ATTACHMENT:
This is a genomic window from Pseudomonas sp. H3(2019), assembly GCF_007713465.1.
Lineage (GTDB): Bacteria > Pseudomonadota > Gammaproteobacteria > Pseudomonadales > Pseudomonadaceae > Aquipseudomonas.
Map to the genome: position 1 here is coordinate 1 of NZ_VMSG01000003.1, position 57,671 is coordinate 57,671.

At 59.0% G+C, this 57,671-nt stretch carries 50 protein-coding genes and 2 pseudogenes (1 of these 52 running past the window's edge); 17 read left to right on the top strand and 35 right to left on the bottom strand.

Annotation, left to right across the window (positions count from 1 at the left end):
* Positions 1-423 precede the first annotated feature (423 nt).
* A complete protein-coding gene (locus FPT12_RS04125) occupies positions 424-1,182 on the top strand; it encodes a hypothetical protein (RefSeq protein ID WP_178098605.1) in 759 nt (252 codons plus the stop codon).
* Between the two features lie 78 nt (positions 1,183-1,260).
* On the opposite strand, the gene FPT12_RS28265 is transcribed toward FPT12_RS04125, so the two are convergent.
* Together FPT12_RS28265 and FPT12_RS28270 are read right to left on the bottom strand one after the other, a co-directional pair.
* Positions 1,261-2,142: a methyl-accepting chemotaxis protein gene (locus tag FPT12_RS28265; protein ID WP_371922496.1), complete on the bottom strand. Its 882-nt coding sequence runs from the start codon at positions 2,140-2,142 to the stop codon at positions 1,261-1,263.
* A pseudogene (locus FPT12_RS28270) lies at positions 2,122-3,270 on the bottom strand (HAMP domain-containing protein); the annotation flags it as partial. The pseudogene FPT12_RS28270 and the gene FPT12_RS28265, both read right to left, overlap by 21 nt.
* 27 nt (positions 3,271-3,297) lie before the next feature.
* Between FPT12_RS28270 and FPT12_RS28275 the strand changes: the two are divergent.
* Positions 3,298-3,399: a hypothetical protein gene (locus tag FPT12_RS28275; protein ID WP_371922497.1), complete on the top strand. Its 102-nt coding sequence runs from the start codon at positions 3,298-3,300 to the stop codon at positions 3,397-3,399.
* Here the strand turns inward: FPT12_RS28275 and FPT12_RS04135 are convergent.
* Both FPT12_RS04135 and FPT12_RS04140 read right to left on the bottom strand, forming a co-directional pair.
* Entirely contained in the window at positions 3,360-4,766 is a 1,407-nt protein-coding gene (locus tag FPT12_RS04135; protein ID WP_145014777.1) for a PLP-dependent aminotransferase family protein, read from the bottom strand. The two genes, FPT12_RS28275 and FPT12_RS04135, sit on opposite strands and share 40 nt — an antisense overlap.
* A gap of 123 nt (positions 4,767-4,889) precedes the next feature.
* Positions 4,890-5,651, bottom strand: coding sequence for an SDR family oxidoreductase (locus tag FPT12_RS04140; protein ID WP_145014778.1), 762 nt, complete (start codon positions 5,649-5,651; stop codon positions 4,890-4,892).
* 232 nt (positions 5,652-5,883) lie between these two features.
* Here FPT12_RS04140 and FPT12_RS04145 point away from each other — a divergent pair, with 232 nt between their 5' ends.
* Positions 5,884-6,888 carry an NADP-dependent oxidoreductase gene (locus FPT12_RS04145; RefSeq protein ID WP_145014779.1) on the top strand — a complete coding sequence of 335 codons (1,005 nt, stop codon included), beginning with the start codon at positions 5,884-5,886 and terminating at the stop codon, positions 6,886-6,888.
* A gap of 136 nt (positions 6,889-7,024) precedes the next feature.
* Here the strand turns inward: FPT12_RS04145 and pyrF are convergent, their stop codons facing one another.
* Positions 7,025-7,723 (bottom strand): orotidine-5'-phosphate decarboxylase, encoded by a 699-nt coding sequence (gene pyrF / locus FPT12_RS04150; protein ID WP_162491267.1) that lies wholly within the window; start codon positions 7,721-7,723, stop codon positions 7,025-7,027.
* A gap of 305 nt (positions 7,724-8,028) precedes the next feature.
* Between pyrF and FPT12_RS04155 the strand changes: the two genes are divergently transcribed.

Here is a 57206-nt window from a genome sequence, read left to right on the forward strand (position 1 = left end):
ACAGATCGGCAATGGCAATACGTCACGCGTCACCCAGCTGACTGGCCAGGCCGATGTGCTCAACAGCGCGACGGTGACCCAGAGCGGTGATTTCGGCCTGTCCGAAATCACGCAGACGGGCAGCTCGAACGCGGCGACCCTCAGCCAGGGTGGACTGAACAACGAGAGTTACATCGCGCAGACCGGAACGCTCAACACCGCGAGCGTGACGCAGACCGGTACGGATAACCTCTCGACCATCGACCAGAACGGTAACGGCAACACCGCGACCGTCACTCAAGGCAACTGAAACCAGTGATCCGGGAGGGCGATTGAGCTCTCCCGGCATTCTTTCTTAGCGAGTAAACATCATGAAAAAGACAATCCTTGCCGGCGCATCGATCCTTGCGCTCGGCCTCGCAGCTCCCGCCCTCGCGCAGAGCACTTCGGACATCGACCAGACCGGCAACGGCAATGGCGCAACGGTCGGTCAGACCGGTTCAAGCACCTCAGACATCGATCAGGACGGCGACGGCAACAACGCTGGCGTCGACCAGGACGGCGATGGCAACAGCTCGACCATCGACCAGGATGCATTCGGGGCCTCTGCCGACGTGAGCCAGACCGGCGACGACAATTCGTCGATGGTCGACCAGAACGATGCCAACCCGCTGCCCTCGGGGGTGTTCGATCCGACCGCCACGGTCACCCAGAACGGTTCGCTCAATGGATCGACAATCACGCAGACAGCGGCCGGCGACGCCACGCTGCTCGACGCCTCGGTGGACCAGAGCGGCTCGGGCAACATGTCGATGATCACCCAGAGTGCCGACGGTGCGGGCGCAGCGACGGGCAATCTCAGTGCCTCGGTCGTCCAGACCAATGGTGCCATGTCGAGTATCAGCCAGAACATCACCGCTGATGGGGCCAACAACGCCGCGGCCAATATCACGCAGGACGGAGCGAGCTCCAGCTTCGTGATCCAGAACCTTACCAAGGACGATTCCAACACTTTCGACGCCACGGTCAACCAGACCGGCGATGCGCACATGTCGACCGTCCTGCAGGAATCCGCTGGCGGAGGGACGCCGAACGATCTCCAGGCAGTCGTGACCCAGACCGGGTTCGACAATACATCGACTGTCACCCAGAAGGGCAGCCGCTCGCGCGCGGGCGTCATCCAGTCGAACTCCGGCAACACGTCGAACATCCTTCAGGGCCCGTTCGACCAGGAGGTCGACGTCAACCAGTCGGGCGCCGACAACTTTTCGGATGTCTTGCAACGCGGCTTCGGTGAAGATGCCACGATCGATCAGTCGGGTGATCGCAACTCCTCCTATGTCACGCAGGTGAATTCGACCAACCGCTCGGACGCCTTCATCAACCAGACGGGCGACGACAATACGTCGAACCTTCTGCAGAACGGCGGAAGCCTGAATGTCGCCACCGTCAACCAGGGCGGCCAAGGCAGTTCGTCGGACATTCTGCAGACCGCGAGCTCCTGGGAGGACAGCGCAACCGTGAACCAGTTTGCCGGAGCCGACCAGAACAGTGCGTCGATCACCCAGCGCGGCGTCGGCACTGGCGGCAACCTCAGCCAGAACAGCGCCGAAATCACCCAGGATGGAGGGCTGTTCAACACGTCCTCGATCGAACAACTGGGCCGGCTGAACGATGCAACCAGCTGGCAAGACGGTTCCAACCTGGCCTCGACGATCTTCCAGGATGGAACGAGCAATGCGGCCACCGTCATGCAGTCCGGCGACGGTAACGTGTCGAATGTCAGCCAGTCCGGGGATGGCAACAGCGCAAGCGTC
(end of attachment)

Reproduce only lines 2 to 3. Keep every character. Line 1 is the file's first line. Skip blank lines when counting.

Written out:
Lineage (GTDB): Bacteria > Pseudomonadota > Gammaproteobacteria > Pseudomonadales > Pseudomonadaceae > Aquipseudomonas.
Map to the genome: position 1 here is coordinate 1 of NZ_VMSG01000003.1, position 57,671 is coordinate 57,671.